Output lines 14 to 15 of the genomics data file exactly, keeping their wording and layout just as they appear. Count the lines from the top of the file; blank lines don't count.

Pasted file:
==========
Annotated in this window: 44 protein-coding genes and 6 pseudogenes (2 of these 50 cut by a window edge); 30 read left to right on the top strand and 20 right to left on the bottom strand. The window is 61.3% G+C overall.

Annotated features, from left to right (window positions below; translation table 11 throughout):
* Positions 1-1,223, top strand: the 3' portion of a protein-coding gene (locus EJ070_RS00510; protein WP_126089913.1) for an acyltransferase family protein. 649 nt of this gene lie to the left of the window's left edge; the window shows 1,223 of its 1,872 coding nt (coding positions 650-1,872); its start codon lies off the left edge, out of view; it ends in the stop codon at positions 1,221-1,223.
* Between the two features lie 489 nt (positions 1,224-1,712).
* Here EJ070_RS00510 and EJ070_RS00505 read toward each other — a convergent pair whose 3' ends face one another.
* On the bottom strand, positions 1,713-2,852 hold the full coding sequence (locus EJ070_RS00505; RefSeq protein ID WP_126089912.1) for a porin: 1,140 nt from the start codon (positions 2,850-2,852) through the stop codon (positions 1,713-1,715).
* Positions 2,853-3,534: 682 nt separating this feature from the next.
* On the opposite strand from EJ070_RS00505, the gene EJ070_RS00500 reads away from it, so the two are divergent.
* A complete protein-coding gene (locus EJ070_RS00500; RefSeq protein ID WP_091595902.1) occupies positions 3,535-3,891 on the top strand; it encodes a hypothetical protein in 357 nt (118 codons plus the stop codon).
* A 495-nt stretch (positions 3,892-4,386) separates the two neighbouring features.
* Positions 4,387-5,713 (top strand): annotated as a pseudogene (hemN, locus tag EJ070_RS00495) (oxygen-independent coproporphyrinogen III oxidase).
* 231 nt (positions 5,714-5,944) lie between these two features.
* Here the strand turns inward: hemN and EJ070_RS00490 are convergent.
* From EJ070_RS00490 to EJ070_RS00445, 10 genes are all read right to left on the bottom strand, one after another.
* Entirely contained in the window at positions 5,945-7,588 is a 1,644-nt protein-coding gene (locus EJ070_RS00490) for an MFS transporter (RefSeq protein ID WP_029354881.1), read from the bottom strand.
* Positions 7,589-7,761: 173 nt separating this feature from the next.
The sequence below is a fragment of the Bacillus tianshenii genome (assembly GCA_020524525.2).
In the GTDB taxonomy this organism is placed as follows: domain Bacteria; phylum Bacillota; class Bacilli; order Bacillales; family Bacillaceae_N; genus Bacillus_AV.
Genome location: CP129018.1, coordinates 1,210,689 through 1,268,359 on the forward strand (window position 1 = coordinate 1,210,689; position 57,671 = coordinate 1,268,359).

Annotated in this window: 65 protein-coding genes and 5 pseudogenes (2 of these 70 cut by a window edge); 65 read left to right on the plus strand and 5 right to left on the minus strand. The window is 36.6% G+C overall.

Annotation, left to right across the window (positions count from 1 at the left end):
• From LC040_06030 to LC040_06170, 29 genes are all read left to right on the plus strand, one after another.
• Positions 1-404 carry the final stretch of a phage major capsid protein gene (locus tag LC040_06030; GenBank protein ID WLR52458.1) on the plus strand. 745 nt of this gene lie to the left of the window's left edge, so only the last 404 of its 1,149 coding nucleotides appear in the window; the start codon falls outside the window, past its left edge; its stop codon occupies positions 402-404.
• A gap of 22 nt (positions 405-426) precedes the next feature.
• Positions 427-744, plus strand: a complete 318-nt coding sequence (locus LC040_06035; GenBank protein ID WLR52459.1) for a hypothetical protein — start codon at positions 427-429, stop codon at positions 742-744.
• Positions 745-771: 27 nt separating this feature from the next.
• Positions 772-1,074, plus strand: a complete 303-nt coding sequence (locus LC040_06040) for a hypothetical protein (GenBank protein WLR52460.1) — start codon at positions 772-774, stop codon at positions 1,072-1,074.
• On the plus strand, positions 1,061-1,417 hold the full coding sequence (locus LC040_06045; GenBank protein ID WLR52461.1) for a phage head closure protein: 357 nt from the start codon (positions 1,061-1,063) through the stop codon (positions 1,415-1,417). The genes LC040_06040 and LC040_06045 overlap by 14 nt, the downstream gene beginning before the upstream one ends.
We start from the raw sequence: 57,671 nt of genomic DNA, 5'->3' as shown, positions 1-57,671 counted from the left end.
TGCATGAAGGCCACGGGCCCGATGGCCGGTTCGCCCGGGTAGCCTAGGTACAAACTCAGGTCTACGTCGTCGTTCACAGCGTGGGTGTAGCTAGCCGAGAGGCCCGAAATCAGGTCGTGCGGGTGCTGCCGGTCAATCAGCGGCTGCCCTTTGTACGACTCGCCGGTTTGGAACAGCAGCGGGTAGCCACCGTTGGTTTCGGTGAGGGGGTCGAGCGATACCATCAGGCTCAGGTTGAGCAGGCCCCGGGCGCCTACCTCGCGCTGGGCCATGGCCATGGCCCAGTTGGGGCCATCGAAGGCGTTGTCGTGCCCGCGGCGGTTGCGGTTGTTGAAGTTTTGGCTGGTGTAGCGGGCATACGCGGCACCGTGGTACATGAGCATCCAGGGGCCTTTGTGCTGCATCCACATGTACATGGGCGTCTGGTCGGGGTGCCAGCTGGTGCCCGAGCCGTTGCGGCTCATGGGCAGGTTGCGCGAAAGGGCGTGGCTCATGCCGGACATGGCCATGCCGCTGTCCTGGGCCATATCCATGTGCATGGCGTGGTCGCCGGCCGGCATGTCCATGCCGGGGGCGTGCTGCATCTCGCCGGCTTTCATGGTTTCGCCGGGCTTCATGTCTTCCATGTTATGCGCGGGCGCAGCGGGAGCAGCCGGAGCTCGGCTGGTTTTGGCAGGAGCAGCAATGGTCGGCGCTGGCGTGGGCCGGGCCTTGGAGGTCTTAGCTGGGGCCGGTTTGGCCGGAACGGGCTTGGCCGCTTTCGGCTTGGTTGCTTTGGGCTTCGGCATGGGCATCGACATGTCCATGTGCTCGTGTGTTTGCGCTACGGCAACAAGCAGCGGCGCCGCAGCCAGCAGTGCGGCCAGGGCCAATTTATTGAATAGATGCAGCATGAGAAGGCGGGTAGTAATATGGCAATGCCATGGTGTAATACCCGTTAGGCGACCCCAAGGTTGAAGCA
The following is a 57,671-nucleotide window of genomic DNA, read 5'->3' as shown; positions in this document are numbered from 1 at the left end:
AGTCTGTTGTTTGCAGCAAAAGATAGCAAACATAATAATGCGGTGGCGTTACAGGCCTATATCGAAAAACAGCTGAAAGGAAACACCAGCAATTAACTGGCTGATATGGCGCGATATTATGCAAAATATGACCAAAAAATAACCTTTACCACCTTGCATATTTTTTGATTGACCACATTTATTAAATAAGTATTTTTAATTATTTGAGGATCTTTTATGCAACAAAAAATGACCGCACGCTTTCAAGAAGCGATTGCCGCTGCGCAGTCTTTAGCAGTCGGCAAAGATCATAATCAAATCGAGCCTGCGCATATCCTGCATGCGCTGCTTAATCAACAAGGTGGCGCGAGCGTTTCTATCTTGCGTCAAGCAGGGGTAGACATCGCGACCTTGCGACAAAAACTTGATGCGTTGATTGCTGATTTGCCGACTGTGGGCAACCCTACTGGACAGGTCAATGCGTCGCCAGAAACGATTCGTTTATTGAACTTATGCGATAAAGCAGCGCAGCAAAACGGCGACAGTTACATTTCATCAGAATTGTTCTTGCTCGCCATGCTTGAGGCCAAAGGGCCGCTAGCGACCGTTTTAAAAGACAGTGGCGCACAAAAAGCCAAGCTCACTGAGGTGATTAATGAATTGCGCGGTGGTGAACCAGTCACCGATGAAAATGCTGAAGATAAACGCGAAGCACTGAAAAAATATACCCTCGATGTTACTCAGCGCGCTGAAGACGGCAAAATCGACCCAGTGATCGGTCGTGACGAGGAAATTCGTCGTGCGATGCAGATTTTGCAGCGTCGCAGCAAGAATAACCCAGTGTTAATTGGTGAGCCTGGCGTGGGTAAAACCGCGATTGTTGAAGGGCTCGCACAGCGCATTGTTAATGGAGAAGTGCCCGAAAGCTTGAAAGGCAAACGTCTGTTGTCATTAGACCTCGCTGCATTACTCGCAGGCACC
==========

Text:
* From EJ070_RS00490 to EJ070_RS00445, 10 genes are all read right to left on the bottom strand, one after another.
* Entirely contained in the window at positions 5,945-7,588 is a 1,644-nt protein-coding gene (locus EJ070_RS00490) for an MFS transporter (RefSeq protein ID WP_029354881.1), read from the bottom strand.